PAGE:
It has been a week since President Obama made his shocking announcement delaying the Keystone XL pipeline decision until after the presidential election. The news has been met with cries of victory and sighs of disappointment, but the tactic shouldn’t have surprised anyone as it fits in totally with his ideology.
Additionally, TransCanada, the company behind the pipeline, handed the environmentalists a win.
First, we all know that the President is fundamentally opposed to all carbon-based fuels (think Solyndra, et al)—so the pipeline’s approval was a longshot. But it would have created thousands of true shovel-ready jobs without a dollar of taxpayer money. Many of those jobs would have been union jobs.
The pipeline’s approval would have made the unions happy. while angering the environmentalists. Two of his solid funders were in conflict—one shouting in one ear, the other in the other ear. Waiting for the decision, watchers wondered which base held more sway.
The delay announcement, however, is a fundraising coup.
In August, when the Environmental Impact Statement on the pipeline “reaffirmed the environmental integrity of the project,” environmental groups threatened to pull their support for President Obama in the upcoming election if he approved the project—some calling his environmental record disappointing and dismal. Because they have no place else to go, Obama expects them to stick with him.
Not only will environmentalists likely stick with the president, his apparent quandary invites their input—only this time, not in his ear, in his pocket.
We all know that President Obama is not immune to the influence of donors on his decisions. With less than twelve months until the 2012 election, both the unions and the environmentalists will be buying—oops, I mean vying for—his favor. While some are calling his punt indecisive or a debacle, it could be the most brilliant fundraising tactic as both sides over-donate in support of their positions.
We also know that the Obama administration supports higher gas prices. The Keystone XL pipeline would have provided more stability in oil supply and pricing. The supplies of crude oil from Mexico and Venezuela are declining, and the pipeline would have provided refiners in the Gulf region with a secure supply—and a supply from a friendly source. Less supply means higher prices. Without the XL pipeline on the horizon, prices will increase as they’ve done since the delay announcement came out. Higher oil prices translate to higher prices at the pump. With the cover of environmental concerns as the cause, President Obama could put the pipeline off and raise gas prices without the average person realizing his responsibility for the increasing costs. With higher gasoline prices, the Government Motors Chevy Volt becomes more attractive—giving the president a win/win.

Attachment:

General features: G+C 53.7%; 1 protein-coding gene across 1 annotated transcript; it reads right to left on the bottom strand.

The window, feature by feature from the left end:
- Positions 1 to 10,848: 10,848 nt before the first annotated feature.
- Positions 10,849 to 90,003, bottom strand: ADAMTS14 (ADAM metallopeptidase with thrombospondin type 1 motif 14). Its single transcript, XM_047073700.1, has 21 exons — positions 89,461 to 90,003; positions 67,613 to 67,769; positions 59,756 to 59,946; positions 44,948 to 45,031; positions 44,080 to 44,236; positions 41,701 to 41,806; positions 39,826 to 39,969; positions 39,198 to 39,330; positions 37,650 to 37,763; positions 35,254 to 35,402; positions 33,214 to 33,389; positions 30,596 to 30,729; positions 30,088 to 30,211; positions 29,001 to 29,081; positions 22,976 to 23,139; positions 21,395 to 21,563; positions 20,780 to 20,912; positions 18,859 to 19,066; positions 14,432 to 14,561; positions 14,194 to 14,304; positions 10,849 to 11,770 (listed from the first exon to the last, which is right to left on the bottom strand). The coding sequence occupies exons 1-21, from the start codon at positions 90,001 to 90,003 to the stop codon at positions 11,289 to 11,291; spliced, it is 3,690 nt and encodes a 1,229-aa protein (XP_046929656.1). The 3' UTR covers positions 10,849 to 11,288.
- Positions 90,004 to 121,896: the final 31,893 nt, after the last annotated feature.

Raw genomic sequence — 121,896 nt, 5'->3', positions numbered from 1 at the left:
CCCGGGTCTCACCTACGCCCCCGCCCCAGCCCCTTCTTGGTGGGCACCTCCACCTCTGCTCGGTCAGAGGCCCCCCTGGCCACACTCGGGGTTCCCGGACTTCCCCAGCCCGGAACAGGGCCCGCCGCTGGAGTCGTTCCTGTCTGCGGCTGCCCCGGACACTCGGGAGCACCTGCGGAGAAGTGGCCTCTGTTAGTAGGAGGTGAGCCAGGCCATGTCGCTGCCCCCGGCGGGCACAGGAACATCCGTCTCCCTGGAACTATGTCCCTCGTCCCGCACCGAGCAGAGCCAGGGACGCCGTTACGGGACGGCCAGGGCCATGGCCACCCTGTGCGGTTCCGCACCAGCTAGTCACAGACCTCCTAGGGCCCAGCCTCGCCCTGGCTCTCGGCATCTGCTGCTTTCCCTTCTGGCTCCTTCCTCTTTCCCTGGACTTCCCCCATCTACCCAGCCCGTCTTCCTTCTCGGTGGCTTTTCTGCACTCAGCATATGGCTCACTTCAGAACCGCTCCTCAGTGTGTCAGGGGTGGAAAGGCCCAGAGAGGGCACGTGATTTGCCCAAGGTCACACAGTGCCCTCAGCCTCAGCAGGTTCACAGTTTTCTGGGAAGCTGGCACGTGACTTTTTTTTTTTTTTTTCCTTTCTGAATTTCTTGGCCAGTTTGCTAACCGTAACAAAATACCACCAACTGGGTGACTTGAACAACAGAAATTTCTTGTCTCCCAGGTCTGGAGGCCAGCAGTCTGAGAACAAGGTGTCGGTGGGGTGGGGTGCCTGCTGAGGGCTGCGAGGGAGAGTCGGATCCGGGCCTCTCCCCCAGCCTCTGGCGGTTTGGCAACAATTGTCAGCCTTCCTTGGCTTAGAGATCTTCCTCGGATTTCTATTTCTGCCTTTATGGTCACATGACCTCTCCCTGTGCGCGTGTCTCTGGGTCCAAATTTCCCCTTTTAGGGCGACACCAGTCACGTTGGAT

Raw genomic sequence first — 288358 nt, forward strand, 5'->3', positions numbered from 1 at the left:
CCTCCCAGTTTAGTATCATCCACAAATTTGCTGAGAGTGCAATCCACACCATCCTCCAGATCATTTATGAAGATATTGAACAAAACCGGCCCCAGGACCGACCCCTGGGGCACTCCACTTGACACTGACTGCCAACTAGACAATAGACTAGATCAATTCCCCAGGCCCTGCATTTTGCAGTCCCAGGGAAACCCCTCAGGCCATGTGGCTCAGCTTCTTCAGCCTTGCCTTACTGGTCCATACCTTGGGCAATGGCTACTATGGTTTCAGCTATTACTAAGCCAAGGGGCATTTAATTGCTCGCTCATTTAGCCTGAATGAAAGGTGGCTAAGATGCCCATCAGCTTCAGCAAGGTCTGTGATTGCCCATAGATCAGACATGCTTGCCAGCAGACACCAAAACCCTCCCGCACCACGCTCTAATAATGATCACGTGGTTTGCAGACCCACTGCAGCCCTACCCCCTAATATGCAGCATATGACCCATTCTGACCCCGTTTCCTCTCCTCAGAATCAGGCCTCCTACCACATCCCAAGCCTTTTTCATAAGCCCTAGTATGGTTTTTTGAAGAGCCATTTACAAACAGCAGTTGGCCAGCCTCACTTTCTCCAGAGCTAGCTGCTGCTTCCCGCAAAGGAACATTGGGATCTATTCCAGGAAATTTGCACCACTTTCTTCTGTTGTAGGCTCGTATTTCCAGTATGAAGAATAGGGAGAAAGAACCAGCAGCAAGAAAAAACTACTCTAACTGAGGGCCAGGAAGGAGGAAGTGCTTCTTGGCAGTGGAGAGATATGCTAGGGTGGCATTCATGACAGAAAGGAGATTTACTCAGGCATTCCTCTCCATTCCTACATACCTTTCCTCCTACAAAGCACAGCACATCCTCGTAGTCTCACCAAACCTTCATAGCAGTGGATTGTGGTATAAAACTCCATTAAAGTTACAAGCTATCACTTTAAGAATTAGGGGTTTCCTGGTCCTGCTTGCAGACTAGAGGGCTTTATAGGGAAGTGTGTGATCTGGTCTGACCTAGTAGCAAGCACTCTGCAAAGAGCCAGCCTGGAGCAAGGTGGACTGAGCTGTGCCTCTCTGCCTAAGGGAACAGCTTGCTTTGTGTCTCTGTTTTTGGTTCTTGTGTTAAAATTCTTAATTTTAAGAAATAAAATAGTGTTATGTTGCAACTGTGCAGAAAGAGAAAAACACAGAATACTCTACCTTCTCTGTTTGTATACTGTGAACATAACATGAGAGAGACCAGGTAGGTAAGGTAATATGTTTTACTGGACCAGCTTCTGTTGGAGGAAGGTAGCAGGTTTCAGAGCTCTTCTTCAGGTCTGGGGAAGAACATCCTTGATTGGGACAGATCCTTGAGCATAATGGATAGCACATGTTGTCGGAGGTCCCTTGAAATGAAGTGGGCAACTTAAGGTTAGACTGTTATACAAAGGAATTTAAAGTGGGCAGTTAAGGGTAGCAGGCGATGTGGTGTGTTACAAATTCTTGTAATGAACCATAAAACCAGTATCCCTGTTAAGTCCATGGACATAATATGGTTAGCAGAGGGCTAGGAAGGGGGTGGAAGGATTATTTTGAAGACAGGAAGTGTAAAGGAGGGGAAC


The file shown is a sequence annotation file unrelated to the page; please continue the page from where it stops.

So President Obama chose to appease the environmental base and raise gas prices rather than to support the jobs that he claims to want. Additionally, the pipeline would have brought foreign money into the United States through increased exports of refined gasoline and provided a strong signal to the world markets that America is putting a long-term sustained strategy for expanding the domestic oil supplies we will need for decades to come. Once again, he has made a decision as America’s campaigner-in-chief rather that America’s chief champion.
While the President’s mind may have been made up regarding the Keystone XL pipeline on January 20, 2009, TransCanada made it easy for him.
TransCanada expected that the pipeline would be easily approved—all previous cross-border pipeline requests have been granted. They went through all the open houses and public meetings, did the environmental impact studies, and endured the most exhaustive and detailed review ever conducted for a crude oil pipeline. Nebraska, and most of the United States, is already a maze of pipelines. However, they chose the cheapest route for the Keystone XL pipeline—which took it through the environmentally sensitive area of Nebraska’s Sand Hills. By choosing the short route, rather than adding about 250 miles of pipeline, they gave the environmentalists an unlikely alliance: Republican lawmakers and traditionally conservative farmers. Because even the Republicans opposed the pipeline, it gave Obama additional cover—after all, even the locals didn’t want it. Had they been willing to move the pipeline to parallel the existing Keystone pipeline, avoiding the Sand Hills, it likely would have gone through without the local opposition.
One month before President Obama made his delay announcement, the TransCanada Vice President who would be in charge of the pipeline met with Nebraska state senators. He told them: “We understand that the best solution from your perspective is to move the route. We don't believe that is an option for us.” However, once the delay announcement was made, TransCanada has quickly agreed to re-rerouting as proposed by the Nebraska state legislature. Now they are pushing for an expedited review of the alternate route—which could allow the project to begin before the 2012 elections.
Environmentalists, angry over President Obama’s perceived weakness regarding his loosening of proposed EPA regulations, demonstrated at the White House for months to push their point—with the Center for Biological Diversity promising to keep up the public pressure. Previously, public and industry pressure made President Obama withdraw the EPA Ozone regulations. Note: public pressure works.
As America is in an economic war, we need what the Keystone XL pipeline has to offer. Keep the pressure on President Obama. Now that TransCanada has agreed to rerouting, they’ve called his bluff. Call the White House and tell President Obama to expedite the review and approve the Keystone XL pipeline.
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